Working with stakeholders is one of the most difficult tasks for all product managers. At the end of the day, they can make or break your product roadmap and strategy. Involving them in your decision-making early on can make the process much easier.
Product managers manage the “why” behind the product strategy. They make sure that the strategy is driven by data they can show for, but that’s not all. They also need to communicate that strategy across the entire organization and ensure it's aligned with the business mission.
When stakeholders are included in the decision-making process, they’re much more likely to accept priorities and get on board with the product features roadmap. This makes for a more efficient prioritization process for product managers.
So how can you include stakeholders in the product prioritization process?
🤔 Why do it?
Including stakeholders removes bias and individualism. It simply gets everyone on the same page. It also helps encourage team spirit because when stakeholders feel involved, it becomes much easier to get their buy-in for the planned scope/product roadmap.
Not only do stakeholders know what features to look forward to, but they also understand the why behind them.
🤓 How Foxly helps bring stakeholders together
Foxly and Priority planning poker will solve all kinds of meetings with various stakeholders:
- Planning meetings where priorities are being decided on by more than one person.
- Annual business planning meetings where executives prioritize initiatives and ideas.
- Backlog grooming sessions where product owners/product managers and their teams discuss stories.
- Sprint planning meetings where the scrum master, product owner and the team prioritize backlog items (stories, bugs and improvements).
- Requirements management planning meetings which include requirement managers, sales, executives, developers, the marketing team, and so on.
First things first - getting your stakeholders familiar with your prioritization process gives them confidence in you, and how you select your priorities.
Here are some of the most common prioritization frameworks you can use:
RICE prioritization framework
When including stakeholders in the process, the RICE framework is a good, simple prioritization method to use. it's one of the most popular among product managers.
RICE Score= Reach * Impact * Confidence * Effort
Weighted scoring - custom prioritization method
The weighted method is also great, stakeholders get to choose metrics that are specifically important to them, then add weights to those considered more important.
Here are some examples of metrics you can use: Development effort, Design effort, QA effort, Ease, Confidence, Sales impact, Customer impact, Support impact, Strategic impact, Legal requirement, Business risk, OKR alignment, Fun, Reach, Product area (or product component), Increases retention, Churn reduction, Urgency, and so on.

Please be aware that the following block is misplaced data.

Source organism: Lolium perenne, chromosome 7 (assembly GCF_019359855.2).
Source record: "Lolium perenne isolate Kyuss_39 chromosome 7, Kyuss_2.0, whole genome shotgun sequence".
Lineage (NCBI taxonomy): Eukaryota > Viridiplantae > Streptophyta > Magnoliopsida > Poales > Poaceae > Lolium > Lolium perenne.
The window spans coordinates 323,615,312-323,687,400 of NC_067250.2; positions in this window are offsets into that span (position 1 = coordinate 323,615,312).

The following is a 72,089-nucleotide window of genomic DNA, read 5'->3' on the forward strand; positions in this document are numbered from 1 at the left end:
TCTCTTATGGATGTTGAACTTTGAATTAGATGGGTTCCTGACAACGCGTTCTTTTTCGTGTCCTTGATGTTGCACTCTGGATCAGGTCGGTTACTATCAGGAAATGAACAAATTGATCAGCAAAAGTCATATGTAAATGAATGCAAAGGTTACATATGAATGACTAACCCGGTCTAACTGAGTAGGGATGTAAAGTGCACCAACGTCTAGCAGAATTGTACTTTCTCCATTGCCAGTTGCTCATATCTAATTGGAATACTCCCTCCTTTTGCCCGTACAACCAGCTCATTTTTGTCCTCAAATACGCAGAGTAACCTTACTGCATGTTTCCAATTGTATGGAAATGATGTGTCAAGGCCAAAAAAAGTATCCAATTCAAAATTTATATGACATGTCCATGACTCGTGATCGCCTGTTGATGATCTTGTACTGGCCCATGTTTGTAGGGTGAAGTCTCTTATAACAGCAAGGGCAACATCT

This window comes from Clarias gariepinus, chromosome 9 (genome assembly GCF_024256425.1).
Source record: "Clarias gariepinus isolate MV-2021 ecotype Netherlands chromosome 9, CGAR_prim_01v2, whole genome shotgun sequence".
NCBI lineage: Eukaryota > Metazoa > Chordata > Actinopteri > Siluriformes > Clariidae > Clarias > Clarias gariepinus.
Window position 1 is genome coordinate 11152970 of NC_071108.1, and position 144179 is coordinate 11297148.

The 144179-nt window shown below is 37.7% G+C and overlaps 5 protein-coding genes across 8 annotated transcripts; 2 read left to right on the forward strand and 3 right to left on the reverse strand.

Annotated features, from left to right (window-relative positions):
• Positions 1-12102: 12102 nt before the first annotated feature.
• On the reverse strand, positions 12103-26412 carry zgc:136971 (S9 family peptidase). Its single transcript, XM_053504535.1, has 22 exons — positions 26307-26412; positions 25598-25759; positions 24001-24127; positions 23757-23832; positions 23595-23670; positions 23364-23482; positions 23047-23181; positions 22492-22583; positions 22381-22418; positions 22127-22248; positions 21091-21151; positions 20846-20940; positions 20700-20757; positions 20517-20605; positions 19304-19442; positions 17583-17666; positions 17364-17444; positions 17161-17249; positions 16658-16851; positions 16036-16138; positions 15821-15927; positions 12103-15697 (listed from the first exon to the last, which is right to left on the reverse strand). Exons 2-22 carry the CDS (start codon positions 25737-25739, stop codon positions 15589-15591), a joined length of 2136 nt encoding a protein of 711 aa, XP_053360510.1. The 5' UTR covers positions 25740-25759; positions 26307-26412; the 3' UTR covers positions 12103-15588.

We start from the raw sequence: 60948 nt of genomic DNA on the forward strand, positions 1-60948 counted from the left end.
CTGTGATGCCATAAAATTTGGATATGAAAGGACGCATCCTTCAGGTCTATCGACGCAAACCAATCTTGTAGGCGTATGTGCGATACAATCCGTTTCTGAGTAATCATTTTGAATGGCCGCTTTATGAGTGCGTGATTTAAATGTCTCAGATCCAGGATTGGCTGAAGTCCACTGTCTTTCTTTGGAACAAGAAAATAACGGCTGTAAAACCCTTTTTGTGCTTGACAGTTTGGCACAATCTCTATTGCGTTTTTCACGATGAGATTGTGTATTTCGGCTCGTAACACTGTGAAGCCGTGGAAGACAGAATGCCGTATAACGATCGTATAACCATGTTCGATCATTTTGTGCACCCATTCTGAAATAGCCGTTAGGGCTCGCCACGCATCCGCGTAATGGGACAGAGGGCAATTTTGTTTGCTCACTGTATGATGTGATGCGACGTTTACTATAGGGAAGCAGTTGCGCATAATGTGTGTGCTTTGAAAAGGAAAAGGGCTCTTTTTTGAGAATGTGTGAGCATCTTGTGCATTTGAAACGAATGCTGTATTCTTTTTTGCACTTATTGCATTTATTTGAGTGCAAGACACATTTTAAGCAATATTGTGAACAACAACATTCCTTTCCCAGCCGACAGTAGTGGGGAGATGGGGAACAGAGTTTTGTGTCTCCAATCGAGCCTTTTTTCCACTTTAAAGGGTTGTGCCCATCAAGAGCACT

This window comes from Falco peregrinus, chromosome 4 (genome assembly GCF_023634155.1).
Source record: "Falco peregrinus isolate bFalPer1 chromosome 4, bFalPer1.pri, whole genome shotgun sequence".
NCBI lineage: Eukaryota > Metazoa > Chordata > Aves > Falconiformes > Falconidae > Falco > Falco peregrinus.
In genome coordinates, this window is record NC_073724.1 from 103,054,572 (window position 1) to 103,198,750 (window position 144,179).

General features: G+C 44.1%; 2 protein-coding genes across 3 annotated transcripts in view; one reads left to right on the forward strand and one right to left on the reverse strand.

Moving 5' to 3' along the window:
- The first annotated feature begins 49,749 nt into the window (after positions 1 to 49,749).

And here's an example of a weighted scoring formula = 3*Business risk + 1*OKR alignment + 2*Reach + 3*Development effort + 1*QA effort
The priority matrix helps visualize all priorities, and highlights the low-hanging fruits to tackle first. It also shows you the "time sinks" priorities, those with high effort and low impact that are better to avoid.
This X,Y chart is built using score or metric values. Split midway to define four quadrants with respective values for X and Y.
Create different prioritization sessions with different stakeholders
Create different Priority poker sessions for the same features, while choosing the metrics that are most relevant to the group joining the meeting.
If you’re going through the prioritization process with the delivery team, you’ll choose to look at Effort and Confidence.
- If you’re doing it with stakeholders, you can choose Impact and Reach.
- If you manage stakeholders from different company departments like Marketing, Sales, Support, IT, or Security, you can create an Impact metric for each of these departments to see how their opinions differ based on the task. Then simply average all these Impact metrics and use that as Total Impact in your prioritization.
- Add weights to the Impact metrics based on how important the opinion of these stakeholders is.
💡 Pro tip: For a large backlog, try breaking the process down into multiple meetings that run for an hour each. The attention tends to drop drastically after one hour.
People understand that though their tasks or the features they’re pushing for may have looked more important to them personally, what the team votes on is more important. People trust the voting process.
Once voting is finished, go to the Priority table in Foxly and order your list from highest to lowest, so you can plan the highest priority tasks for the next sprint, or move it to the roadmap.
🤔 Why is Foxly best for you?
Foxly helps you bring stakeholders together to decide on priorities and gamify your prioritization process. Priority planning poker saves you and your stakeholders time and creates a structure for constructive discussion. 👋 Say bye to endless and frustrating meetings.